Literature is representative of its nation and is largely influenced by whatever takes place in the country to which it belongs. Since drama is one of the genres of literature, it is ineluctable to avoid the socio-political aspects of Pakistan starting from the point of inception of Pakistani drama. Different forms of government have influenced the storylines, the themes, and the cultural representation of the country in different ways, as a result of which Pakistani drama seems to have gone through various stages, at times good and at times bad.

Pakistani drama has its roots in the progressive and liberal era of Ayub Khan, and this liberalism stretched till the end of Zulfiqar Ali Bhutto’s regime. Since Pakistan television was launched in times of good and healthy education and had to represent its respective country since it was in its very initial stage, all efforts were made to produce excellent drama serials, perfect in every respect. In a lecture related to Pakistani drama which I attended at Alhamra, Hasina Moin, a famous Pakistani playwright, told that people with excellence in arts, literature and humanities were approached by the media and asked to write for Pakistan television. It is no wonder then that we had Ashfaq Ahmad and Bano Qudsia, pioneers of Urdu Literature; Hasina Moin, a professor of History; Noor-ul-Huda Shah, a woman well read in Sindhi culture and literature; Asghar Nadeem Syed, a professor of Urdu language and Shoaib Hashmi, a professor of English as writers back in those days.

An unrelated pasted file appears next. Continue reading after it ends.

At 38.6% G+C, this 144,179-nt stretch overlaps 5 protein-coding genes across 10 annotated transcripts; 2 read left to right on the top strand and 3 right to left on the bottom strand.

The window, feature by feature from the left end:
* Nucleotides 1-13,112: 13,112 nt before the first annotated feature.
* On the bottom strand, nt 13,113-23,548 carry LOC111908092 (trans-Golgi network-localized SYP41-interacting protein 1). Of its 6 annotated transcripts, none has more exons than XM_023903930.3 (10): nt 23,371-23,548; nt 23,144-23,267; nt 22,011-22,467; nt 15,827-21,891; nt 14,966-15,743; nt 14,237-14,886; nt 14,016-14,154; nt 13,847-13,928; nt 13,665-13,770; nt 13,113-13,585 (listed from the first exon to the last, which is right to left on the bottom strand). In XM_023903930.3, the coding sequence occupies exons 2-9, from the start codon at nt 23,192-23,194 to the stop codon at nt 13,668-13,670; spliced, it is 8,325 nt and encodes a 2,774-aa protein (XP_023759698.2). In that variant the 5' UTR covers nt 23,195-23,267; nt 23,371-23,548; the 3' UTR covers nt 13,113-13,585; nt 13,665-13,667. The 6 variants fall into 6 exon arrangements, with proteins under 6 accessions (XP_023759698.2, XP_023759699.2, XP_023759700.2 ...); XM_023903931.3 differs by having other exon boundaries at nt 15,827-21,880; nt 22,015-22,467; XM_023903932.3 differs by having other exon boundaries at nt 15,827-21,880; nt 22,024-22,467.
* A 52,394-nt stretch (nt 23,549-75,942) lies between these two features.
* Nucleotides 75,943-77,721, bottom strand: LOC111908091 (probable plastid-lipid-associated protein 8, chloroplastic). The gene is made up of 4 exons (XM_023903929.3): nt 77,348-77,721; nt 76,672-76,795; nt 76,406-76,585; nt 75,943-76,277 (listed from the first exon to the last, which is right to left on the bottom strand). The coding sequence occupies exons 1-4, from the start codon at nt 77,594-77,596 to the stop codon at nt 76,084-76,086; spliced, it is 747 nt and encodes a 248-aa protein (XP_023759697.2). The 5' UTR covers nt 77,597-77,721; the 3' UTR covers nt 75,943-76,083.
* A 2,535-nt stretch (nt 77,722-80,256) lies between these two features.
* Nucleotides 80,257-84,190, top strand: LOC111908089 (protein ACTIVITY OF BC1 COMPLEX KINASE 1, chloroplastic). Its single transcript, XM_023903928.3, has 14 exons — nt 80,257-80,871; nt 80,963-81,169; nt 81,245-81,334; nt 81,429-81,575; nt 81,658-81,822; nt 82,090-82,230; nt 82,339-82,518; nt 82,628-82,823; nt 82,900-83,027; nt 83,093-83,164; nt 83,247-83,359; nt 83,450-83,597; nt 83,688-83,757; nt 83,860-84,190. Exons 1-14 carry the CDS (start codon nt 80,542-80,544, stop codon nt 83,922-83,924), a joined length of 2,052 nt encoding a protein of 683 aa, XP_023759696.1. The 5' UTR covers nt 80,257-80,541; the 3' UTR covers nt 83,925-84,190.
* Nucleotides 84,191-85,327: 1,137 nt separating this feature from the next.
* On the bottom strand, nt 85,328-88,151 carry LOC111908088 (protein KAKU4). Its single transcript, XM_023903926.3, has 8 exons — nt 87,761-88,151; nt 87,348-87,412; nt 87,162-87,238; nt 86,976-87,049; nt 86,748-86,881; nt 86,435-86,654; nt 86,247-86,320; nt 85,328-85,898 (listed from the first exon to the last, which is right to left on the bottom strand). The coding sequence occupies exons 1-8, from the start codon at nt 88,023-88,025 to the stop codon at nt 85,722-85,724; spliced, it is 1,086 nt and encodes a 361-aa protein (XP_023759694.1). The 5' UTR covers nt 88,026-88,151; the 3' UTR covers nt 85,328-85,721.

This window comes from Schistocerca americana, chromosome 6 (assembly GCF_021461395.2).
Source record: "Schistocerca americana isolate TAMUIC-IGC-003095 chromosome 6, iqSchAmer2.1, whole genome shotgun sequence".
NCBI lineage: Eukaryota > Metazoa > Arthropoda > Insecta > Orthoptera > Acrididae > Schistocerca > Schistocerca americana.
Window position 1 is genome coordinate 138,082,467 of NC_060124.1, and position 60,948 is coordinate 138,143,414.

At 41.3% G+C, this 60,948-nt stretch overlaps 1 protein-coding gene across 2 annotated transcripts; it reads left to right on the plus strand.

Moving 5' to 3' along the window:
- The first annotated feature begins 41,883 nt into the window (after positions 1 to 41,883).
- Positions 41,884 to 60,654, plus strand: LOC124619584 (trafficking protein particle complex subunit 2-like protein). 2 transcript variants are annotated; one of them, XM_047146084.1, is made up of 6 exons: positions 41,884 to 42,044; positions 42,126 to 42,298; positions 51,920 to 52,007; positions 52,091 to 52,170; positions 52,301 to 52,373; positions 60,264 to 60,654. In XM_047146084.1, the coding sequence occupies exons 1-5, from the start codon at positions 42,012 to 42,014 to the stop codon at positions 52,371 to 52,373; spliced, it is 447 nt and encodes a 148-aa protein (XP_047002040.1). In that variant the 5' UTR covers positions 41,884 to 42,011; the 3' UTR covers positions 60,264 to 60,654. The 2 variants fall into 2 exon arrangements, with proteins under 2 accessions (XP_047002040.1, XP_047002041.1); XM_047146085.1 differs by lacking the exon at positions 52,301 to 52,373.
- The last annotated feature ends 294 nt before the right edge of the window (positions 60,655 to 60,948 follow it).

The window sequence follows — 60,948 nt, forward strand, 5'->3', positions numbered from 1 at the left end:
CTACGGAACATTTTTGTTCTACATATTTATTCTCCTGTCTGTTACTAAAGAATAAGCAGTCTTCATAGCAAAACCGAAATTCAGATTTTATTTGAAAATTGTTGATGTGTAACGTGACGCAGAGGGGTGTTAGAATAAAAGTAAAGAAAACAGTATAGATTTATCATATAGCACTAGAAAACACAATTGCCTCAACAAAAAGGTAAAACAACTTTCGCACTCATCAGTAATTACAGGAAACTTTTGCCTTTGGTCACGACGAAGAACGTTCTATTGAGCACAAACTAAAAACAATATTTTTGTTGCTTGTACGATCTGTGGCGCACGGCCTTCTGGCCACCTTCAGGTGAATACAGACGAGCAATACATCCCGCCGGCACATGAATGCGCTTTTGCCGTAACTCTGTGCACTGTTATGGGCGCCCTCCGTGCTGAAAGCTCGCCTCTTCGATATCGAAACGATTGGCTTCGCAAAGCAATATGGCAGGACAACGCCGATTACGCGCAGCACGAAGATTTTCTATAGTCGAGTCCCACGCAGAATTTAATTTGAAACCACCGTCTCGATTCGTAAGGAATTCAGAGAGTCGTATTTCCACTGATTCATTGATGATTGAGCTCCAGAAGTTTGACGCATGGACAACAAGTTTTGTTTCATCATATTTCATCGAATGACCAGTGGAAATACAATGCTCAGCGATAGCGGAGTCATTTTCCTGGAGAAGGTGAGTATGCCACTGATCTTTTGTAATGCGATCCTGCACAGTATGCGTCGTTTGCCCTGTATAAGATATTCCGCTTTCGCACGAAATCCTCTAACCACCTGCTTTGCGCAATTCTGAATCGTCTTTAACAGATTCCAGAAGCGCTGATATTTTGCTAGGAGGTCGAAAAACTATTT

The fact that a progressive Pakistan was visible in the dramas of that era is proven in the way that a number of drama serials from the era had a purpose, which was to teach and educate people. A fine example is Khawaja Moin-ud-din’s black and white drama serial ‘Taleem-e-balighan,’ the very title of which suggests that it was meant to teach adults. This element of teaching is also found in the black and white drama serials of Hasina Moin such as ‘Shehzori’ and ‘Kiran Kahani,’ which had strong and courageous females as their protagonists who taught women not to remain submissive but to remain active and fight for themselves. The tincture of liberalism is visible in Ashfaq Ahmad’s series from the era ‘Aik Mohabbat Sau Afsaane’ some episodes of which had scenes in which two lovers were often found sitting alone in parks or near the canals back in the ‘70s. The fact that the theme of love was approached by the writer from hundred different perspectives tells how insightful the writers of that time were.